Thousands of people join our military and risk their lives to fight for their country. After many years of fighting in war, soldiers are no longer who they used to be. When they return home, they are looked down upon, treated badly, and aren’t given the treatment needed to recover. The struggles and obstacles these veterans face on their journey home and once they arrive forever face. In the epic poem, Odyssey by Homer, it shows the obstacles a soldier has to face on their journey.
How are the people of Ancient Greece similar to the people of modern day? Modern day people actually have more in common with the ancient greeks than one would think. In the articles “ Psychiatrist Who Counsels Vets Wins Genius Grant” by Joseph Shapiro and “Back From War but Not Really Home” by Caroline Alexander, talks about veterans who have post traumatic stress disorder, and how the epic poems The Iliad and The Odyssey help treat them. The Epic poems expose the struggles of Modern day veterans by revealing what kind of trauma they experienced, yet it also helps them for proving how they are not the only ones to feel this way. Veterans connect with the poems, because they understand what war is like.
A Champion Arms for Battle, from Book 19 of the Iliad by Homer, is flooded with figurative language and diction, which depict both the horrors and glories of war. The poem tells the tale of the mythical Greek hero, Achilles, as he and his fellow soldiers prepare to enter one of the last battles of the Trojan War. Homer communicates the enormous size of the Greek army with a simile comparing the men to a swirling snowstorm from Zeus above. Threatening diction is presented in this first sentence through the words “thick-and fast,” “frozen sharp,” and “blasts.” The word choice presents the theme of war.
Achilles is the mortal son of the Queen of the gods Hera. He is the Chin up full armor, shield and sword soldier in the Greek army. It also follows the other sides of the war and it demonstrates exactly how much the gods actually have impact on the people aside from the fact that the gods have very specific understanding to not intervene or change the fate of what is bound to happen like the death of Patroklus no matter the fondness that Zeus carried for one of his own children. You can see in The Iliad exactly how glorified war is among the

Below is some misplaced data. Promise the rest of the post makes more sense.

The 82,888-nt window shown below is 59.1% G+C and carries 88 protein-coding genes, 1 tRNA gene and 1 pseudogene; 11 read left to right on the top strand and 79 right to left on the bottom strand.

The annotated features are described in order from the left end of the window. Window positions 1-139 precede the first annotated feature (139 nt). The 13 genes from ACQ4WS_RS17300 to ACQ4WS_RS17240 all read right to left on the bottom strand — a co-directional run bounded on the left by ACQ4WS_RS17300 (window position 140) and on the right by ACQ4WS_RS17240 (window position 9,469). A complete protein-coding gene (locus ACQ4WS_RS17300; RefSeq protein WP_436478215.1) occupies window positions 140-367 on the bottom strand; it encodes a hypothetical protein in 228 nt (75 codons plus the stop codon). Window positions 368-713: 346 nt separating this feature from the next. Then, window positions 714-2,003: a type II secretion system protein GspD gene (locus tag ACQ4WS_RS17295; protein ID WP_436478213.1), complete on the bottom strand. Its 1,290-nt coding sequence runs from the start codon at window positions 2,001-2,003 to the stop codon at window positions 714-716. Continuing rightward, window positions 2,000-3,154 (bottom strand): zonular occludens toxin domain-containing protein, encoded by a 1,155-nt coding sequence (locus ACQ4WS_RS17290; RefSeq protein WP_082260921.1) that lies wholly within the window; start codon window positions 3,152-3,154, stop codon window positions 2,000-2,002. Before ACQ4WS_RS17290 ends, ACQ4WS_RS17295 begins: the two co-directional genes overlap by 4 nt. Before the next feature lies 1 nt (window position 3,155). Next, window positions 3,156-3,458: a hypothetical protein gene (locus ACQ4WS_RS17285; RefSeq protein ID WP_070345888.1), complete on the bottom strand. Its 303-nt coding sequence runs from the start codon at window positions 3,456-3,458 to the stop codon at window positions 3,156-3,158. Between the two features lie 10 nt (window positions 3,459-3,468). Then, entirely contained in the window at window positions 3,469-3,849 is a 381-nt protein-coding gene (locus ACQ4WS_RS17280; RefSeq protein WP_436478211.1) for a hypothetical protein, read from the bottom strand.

In conclusion, the Iliad presents readers a mystical world with double duality through the god's intervention in the Trojan War. The inner layer is the conflicts between Achaians and Trojans, while the outer layer is the opposition between mortals and immortals. The duality of gods and humans gives the readers a new perspective of considering the world of the Iliad, in which human beings, regardless their nationality, can be seen as an entity. The new perspective places mortal's value system in an equivalent position with god's will when mortal decides their active movement. The intervention also transforms the reader's attitudes towards heroes, especially Achilles, Hektor, and Diomedes, who reveal their persistence in either moral value or